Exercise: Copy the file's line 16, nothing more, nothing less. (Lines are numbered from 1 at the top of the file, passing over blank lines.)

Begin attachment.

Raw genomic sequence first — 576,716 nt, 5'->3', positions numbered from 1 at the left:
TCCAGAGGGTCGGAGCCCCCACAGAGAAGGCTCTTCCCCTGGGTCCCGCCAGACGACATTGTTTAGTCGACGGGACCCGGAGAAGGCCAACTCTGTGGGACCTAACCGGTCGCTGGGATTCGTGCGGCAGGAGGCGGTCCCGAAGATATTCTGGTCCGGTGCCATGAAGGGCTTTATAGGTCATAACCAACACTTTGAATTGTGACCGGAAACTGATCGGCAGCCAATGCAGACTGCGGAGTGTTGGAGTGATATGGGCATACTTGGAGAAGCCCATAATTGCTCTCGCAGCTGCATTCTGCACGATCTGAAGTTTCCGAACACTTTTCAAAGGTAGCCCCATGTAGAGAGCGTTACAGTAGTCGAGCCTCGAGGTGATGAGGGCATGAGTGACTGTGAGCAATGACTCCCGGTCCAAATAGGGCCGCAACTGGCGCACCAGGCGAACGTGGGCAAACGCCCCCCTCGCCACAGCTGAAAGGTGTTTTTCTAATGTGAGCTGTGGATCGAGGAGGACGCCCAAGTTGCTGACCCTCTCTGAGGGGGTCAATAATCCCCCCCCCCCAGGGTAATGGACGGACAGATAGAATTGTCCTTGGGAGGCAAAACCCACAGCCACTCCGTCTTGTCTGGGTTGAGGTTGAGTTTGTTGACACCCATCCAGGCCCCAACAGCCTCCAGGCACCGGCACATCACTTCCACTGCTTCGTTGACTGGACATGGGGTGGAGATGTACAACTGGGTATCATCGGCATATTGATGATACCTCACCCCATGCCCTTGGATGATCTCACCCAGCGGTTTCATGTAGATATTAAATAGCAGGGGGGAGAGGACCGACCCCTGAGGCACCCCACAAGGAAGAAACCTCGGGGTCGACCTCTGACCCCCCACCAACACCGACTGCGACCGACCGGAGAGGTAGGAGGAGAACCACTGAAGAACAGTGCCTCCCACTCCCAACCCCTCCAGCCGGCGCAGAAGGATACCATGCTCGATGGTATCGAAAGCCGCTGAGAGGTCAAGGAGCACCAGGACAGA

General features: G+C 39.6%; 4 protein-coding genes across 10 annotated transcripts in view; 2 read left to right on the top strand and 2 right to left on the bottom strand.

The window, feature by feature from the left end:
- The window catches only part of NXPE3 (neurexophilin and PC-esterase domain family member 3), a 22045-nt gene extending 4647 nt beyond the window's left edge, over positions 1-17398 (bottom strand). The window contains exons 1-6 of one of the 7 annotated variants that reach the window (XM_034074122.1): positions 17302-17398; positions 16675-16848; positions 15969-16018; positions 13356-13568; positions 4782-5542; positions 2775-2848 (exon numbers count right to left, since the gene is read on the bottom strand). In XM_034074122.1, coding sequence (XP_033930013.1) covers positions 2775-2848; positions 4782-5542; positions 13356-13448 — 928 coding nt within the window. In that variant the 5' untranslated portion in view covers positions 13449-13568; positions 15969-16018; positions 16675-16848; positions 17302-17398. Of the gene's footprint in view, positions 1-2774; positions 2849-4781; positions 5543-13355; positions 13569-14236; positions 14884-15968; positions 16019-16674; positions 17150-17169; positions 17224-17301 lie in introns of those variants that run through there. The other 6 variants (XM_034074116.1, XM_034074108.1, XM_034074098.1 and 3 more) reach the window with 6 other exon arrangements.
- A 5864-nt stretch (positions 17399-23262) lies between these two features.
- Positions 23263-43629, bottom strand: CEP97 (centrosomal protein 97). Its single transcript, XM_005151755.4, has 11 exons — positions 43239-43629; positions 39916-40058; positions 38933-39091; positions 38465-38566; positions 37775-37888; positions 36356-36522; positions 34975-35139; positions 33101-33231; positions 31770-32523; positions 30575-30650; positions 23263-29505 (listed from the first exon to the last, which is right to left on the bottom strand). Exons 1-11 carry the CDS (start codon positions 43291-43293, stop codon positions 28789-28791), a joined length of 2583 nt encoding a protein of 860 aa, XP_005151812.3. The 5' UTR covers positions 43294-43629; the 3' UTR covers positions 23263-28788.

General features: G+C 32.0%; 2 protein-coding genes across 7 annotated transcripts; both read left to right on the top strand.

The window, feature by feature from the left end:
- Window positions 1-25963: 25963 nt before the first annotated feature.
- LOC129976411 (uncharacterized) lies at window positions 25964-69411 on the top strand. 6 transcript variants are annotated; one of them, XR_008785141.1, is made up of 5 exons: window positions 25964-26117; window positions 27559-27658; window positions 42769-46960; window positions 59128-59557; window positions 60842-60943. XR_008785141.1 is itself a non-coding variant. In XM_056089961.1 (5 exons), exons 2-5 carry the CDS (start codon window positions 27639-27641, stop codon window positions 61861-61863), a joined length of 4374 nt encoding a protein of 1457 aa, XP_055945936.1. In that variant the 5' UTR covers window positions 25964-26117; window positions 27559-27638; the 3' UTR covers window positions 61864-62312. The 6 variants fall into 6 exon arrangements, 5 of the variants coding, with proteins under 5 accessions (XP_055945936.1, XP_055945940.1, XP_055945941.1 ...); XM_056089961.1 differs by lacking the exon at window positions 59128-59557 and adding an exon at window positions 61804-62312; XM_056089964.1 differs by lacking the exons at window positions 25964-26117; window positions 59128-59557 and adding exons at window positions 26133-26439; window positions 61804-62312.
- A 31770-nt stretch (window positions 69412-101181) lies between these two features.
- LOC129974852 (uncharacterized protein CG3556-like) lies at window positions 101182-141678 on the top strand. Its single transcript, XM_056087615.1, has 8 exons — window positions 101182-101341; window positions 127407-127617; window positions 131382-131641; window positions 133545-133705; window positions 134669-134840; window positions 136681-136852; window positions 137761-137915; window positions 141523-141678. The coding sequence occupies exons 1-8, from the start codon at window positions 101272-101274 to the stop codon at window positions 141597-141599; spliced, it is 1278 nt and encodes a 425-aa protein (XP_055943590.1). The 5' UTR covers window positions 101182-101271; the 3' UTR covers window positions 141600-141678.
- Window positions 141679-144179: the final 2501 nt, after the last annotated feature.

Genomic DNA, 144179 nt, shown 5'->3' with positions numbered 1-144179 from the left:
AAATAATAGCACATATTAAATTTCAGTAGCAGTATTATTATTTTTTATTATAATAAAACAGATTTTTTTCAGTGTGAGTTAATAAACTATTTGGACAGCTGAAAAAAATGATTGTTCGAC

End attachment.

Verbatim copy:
AAATAATAGCACATATTAAATTTCAGTAGCAGTATTATTATTTTTTATTATAATAAAACAGATTTTTTTCAGTGTGAGTTAATAAACTATTTGGACAGCTGAAAAAAATGATTGTTCGAC